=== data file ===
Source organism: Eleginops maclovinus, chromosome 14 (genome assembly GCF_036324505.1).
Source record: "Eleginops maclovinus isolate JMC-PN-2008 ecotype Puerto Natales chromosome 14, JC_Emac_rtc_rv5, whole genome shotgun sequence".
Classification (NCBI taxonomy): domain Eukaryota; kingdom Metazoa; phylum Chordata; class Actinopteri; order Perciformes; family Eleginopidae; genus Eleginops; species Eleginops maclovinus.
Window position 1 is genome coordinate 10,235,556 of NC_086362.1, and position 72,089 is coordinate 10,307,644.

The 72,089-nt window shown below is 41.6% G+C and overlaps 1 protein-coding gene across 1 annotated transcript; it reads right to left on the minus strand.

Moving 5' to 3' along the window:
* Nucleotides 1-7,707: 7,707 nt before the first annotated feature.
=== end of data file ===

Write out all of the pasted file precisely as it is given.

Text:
Source organism: Eleginops maclovinus, chromosome 14 (genome assembly GCF_036324505.1).
Source record: "Eleginops maclovinus isolate JMC-PN-2008 ecotype Puerto Natales chromosome 14, JC_Emac_rtc_rv5, whole genome shotgun sequence".
Classification (NCBI taxonomy): domain Eukaryota; kingdom Metazoa; phylum Chordata; class Actinopteri; order Perciformes; family Eleginopidae; genus Eleginops; species Eleginops maclovinus.
Window position 1 is genome coordinate 10,235,556 of NC_086362.1, and position 72,089 is coordinate 10,307,644.

The 72,089-nt window shown below is 41.6% G+C and overlaps 1 protein-coding gene across 1 annotated transcript; it reads right to left on the minus strand.

Moving 5' to 3' along the window:
* Nucleotides 1-7,707: 7,707 nt before the first annotated feature.